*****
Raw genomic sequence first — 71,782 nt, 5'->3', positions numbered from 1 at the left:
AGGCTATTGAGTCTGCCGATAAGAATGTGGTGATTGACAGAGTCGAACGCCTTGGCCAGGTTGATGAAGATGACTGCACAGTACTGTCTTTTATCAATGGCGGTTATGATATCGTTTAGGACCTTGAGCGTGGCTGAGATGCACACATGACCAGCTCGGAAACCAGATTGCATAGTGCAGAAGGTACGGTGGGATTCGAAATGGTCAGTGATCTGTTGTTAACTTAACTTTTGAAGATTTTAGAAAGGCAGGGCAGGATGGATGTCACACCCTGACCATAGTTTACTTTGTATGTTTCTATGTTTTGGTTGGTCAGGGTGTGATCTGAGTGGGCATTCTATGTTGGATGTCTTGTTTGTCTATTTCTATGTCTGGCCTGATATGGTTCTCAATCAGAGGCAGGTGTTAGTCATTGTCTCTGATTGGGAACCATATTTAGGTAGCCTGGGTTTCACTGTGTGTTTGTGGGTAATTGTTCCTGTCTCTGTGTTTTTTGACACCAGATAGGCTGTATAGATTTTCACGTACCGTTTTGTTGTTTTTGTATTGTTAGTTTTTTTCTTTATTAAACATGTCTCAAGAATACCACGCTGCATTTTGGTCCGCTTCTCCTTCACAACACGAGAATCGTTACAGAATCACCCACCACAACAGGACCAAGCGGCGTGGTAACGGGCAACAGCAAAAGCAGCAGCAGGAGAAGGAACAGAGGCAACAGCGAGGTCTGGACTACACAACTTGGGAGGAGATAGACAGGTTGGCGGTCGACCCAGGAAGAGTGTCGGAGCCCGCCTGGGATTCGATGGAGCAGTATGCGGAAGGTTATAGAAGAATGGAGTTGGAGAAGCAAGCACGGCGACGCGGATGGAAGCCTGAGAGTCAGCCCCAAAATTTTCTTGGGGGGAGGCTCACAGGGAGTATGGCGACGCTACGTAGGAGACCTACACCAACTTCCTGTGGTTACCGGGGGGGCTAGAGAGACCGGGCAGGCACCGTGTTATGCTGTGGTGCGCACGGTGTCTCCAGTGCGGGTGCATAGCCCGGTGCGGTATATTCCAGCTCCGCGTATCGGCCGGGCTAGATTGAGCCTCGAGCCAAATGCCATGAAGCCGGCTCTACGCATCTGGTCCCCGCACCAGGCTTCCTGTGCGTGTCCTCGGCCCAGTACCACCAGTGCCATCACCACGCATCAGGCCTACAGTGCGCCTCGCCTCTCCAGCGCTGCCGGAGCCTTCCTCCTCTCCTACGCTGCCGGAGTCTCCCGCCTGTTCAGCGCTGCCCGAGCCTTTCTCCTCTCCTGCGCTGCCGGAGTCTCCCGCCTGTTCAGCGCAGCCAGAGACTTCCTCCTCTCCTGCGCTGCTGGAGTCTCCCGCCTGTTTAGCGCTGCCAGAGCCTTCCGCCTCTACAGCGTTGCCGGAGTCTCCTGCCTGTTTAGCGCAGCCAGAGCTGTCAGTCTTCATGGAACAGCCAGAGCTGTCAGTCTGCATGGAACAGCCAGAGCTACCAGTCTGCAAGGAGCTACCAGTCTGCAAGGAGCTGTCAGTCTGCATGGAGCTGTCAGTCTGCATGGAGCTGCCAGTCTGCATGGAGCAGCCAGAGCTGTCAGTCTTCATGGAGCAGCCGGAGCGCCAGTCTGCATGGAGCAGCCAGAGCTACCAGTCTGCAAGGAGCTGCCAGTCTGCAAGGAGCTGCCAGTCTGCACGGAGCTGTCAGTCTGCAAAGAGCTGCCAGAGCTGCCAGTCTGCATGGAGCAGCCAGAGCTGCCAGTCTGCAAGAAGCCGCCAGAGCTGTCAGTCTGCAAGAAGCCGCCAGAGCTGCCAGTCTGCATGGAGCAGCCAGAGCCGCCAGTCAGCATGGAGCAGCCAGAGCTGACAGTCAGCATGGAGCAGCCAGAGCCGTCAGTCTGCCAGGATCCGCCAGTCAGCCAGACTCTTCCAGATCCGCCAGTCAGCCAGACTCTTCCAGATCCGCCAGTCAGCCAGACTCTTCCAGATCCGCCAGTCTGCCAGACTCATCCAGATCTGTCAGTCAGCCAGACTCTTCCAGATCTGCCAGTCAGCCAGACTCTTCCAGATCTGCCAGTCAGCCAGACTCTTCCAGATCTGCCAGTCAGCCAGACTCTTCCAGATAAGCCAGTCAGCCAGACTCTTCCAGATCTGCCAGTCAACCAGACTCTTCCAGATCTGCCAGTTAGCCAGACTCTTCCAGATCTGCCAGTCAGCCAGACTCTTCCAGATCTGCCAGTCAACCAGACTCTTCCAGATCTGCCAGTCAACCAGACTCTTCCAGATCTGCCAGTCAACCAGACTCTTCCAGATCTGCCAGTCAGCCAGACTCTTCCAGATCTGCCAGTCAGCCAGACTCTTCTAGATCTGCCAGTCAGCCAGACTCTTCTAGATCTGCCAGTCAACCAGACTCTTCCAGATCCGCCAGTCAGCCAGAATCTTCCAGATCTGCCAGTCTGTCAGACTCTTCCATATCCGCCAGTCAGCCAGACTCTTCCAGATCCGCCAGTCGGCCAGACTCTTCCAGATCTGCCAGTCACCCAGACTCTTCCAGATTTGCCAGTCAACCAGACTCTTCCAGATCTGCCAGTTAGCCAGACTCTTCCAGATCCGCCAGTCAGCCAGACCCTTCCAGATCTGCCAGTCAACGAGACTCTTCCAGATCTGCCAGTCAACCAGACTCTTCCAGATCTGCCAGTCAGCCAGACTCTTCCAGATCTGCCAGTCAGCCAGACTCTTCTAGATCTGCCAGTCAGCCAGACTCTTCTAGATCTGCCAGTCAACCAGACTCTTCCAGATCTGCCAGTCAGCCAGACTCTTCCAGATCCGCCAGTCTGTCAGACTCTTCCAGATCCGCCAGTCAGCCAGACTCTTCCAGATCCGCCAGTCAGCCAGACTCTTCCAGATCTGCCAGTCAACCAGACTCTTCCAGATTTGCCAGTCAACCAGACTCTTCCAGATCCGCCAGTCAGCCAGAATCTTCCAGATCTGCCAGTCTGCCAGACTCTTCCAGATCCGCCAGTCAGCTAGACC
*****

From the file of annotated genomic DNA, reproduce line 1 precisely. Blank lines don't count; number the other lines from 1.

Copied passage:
Raw genomic sequence first — 71,782 nt, 5'->3', positions numbered from 1 at the left: